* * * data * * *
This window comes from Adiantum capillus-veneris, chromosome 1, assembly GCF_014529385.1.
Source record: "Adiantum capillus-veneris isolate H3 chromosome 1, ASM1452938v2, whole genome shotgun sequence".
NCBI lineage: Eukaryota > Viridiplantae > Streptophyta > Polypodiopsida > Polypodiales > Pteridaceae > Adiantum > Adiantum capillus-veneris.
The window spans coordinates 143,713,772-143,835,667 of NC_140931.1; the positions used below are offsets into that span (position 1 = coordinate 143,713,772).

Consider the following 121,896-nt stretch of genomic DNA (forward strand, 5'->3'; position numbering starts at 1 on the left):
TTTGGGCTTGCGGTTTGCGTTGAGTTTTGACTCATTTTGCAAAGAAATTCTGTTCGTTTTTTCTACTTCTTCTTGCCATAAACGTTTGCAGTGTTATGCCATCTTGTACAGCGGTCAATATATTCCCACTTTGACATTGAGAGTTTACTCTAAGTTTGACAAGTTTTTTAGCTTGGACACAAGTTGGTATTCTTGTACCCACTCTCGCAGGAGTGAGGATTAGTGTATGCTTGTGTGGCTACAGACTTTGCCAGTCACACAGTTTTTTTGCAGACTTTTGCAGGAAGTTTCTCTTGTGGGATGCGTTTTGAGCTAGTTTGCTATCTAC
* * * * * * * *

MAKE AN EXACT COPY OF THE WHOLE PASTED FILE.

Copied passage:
This window comes from Adiantum capillus-veneris, chromosome 1, assembly GCF_014529385.1.
Source record: "Adiantum capillus-veneris isolate H3 chromosome 1, ASM1452938v2, whole genome shotgun sequence".
NCBI lineage: Eukaryota > Viridiplantae > Streptophyta > Polypodiopsida > Polypodiales > Pteridaceae > Adiantum > Adiantum capillus-veneris.
The window spans coordinates 143,713,772-143,835,667 of NC_140931.1; the positions used below are offsets into that span (position 1 = coordinate 143,713,772).

Consider the following 121,896-nt stretch of genomic DNA (forward strand, 5'->3'; position numbering starts at 1 on the left):
TTTGGGCTTGCGGTTTGCGTTGAGTTTTGACTCATTTTGCAAAGAAATTCTGTTCGTTTTTTCTACTTCTTCTTGCCATAAACGTTTGCAGTGTTATGCCATCTTGTACAGCGGTCAATATATTCCCACTTTGACATTGAGAGTTTACTCTAAGTTTGACAAGTTTTTTAGCTTGGACACAAGTTGGTATTCTTGTACCCACTCTCGCAGGAGTGAGGATTAGTGTATGCTTGTGTGGCTACAGACTTTGCCAGTCACACAGTTTTTTTGCAGACTTTTGCAGGAAGTTTCTCTTGTGGGATGCGTTTTGAGCTAGTTTGCTATCTAC